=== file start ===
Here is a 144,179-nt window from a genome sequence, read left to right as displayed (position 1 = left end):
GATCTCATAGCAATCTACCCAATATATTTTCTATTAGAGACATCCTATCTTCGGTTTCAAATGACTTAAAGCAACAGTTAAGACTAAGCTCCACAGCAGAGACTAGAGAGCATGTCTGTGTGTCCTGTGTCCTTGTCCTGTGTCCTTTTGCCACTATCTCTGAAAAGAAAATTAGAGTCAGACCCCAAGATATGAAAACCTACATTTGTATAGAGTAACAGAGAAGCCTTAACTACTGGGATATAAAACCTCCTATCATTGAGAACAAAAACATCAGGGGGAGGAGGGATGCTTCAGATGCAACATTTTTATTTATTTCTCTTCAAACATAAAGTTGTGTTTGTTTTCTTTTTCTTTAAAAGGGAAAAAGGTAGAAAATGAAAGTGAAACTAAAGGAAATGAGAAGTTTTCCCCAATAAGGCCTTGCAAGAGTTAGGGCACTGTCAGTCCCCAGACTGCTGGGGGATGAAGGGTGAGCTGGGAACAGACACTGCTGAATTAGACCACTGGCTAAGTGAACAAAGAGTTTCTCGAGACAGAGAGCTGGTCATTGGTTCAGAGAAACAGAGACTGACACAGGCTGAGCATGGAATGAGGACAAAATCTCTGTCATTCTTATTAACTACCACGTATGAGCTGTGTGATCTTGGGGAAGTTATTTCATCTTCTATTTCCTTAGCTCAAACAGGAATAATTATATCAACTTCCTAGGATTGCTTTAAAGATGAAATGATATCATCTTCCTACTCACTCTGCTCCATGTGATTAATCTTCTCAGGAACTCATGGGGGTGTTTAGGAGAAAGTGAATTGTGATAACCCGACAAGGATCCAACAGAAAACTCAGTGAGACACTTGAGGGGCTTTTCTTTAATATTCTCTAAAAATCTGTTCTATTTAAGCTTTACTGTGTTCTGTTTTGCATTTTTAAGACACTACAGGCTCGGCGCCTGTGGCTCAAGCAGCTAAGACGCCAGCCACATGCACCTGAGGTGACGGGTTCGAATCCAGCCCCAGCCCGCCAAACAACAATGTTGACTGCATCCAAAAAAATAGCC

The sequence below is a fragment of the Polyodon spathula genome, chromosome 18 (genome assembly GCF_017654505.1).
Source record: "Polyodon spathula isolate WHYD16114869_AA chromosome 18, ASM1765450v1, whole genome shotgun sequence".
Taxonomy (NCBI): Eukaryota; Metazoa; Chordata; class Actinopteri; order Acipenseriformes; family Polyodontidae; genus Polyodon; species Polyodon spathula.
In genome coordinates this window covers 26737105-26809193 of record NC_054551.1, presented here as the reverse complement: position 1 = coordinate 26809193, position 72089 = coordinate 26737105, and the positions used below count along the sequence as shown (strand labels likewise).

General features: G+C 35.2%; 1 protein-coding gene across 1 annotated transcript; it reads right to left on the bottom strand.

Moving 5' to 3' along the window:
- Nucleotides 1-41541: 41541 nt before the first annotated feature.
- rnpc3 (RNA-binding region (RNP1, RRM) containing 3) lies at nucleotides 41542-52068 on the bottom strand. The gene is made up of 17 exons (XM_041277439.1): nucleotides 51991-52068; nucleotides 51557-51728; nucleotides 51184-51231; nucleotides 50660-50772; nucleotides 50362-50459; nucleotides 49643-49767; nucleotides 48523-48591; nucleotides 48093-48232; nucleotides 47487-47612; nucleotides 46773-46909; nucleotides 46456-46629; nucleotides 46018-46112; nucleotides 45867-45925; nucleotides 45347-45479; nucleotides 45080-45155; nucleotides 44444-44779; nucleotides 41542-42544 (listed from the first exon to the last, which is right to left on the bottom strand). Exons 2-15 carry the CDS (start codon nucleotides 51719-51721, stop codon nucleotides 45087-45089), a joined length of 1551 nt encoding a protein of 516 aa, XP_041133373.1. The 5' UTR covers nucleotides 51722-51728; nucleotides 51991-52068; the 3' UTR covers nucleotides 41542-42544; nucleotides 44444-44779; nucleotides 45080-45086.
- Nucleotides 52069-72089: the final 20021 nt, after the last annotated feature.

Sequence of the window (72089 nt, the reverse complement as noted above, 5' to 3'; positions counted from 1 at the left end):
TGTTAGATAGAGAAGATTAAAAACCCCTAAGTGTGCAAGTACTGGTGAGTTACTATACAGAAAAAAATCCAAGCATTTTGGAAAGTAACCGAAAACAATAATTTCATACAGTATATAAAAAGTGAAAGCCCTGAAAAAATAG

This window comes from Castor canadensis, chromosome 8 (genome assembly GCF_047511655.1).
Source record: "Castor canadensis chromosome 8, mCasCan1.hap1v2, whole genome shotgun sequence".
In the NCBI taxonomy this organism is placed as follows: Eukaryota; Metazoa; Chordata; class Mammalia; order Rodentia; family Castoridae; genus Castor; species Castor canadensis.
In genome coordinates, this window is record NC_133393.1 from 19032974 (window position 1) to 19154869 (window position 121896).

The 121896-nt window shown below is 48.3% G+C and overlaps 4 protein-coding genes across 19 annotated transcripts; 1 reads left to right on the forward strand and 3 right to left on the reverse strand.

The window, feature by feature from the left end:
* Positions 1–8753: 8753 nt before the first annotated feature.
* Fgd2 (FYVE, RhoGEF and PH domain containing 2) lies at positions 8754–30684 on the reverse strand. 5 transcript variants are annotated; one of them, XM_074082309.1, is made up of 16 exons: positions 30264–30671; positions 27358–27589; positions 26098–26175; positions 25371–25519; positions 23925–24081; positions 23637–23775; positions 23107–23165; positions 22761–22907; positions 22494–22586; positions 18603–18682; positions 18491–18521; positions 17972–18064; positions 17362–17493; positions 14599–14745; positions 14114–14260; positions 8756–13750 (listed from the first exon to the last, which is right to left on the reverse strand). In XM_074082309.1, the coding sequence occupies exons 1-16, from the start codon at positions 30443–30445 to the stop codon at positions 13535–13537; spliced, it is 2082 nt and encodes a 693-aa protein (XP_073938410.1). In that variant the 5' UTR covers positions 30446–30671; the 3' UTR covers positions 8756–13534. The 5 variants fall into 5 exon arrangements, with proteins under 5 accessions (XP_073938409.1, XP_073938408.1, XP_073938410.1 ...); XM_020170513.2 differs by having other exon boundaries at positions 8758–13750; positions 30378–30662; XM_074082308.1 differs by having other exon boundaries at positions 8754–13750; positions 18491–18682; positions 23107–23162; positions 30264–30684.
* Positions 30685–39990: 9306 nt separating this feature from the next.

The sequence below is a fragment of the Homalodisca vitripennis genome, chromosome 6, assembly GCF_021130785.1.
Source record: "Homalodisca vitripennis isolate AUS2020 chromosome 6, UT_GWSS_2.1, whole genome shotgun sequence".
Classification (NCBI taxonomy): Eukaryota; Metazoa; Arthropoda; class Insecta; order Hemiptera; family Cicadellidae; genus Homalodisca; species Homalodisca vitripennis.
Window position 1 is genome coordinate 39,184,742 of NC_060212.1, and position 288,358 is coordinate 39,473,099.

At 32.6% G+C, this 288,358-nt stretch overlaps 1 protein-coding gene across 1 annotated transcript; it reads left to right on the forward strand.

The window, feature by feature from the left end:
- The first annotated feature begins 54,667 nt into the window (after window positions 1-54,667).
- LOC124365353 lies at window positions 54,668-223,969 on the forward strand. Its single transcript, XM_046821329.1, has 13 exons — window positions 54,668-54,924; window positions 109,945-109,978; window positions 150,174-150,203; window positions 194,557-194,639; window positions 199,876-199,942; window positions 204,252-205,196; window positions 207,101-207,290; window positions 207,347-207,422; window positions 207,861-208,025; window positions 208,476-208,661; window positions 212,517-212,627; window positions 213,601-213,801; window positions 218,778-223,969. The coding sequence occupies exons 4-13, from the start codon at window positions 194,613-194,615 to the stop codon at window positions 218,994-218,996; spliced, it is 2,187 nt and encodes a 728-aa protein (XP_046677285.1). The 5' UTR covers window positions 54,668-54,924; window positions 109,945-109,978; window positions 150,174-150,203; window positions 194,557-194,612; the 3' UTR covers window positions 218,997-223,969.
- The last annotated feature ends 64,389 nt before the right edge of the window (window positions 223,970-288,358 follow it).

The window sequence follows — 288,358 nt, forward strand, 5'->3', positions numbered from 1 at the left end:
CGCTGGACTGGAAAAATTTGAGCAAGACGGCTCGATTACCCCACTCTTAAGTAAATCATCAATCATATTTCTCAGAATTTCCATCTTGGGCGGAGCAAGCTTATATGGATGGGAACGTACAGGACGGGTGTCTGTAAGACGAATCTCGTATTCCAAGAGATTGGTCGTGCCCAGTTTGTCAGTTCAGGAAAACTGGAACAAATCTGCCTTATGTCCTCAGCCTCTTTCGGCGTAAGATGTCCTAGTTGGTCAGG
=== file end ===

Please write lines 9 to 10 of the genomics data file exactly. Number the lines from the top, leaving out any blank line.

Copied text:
- Nucleotides 1-41541: 41541 nt before the first annotated feature.
- rnpc3 (RNA-binding region (RNP1, RRM) containing 3) lies at nucleotides 41542-52068 on the bottom strand. The gene is made up of 17 exons (XM_041277439.1): nucleotides 51991-52068; nucleotides 51557-51728; nucleotides 51184-51231; nucleotides 50660-50772; nucleotides 50362-50459; nucleotides 49643-49767; nucleotides 48523-48591; nucleotides 48093-48232; nucleotides 47487-47612; nucleotides 46773-46909; nucleotides 46456-46629; nucleotides 46018-46112; nucleotides 45867-45925; nucleotides 45347-45479; nucleotides 45080-45155; nucleotides 44444-44779; nucleotides 41542-42544 (listed from the first exon to the last, which is right to left on the bottom strand). Exons 2-15 carry the CDS (start codon nucleotides 51719-51721, stop codon nucleotides 45087-45089), a joined length of 1551 nt encoding a protein of 516 aa, XP_041133373.1. The 5' UTR covers nucleotides 51722-51728; nucleotides 51991-52068; the 3' UTR covers nucleotides 41542-42544; nucleotides 44444-44779; nucleotides 45080-45086.